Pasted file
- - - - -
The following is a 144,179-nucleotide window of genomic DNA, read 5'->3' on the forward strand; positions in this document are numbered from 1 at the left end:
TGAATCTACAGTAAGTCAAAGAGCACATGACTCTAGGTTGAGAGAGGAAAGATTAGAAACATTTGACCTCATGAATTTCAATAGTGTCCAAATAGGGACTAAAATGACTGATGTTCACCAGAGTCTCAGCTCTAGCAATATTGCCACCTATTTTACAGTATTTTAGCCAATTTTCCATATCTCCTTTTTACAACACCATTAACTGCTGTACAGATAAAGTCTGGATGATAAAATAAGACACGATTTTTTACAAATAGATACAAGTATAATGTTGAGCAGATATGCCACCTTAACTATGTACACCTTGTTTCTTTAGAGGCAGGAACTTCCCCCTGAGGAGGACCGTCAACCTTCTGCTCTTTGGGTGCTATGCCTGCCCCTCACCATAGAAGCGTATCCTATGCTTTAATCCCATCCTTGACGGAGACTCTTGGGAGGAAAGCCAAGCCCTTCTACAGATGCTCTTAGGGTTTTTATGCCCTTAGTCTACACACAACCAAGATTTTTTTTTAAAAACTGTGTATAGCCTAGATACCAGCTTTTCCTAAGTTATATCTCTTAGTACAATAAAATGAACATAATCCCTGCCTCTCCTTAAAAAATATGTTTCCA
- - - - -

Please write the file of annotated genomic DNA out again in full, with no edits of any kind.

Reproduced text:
The following is a 144,179-nucleotide window of genomic DNA, read 5'->3' on the forward strand; positions in this document are numbered from 1 at the left end:
TGAATCTACAGTAAGTCAAAGAGCACATGACTCTAGGTTGAGAGAGGAAAGATTAGAAACATTTGACCTCATGAATTTCAATAGTGTCCAAATAGGGACTAAAATGACTGATGTTCACCAGAGTCTCAGCTCTAGCAATATTGCCACCTATTTTACAGTATTTTAGCCAATTTTCCATATCTCCTTTTTACAACACCATTAACTGCTGTACAGATAAAGTCTGGATGATAAAATAAGACACGATTTTTTACAAATAGATACAAGTATAATGTTGAGCAGATATGCCACCTTAACTATGTACACCTTGTTTCTTTAGAGGCAGGAACTTCCCCCTGAGGAGGACCGTCAACCTTCTGCTCTTTGGGTGCTATGCCTGCCCCTCACCATAGAAGCGTATCCTATGCTTTAATCCCATCCTTGACGGAGACTCTTGGGAGGAAAGCCAAGCCCTTCTACAGATGCTCTTAGGGTTTTTATGCCCTTAGTCTACACACAACCAAGATTTTTTTTTAAAAACTGTGTATAGCCTAGATACCAGCTTTTCCTAAGTTATATCTCTTAGTACAATAAAATGAACATAATCCCTGCCTCTCCTTAAAAAATATGTTTCCA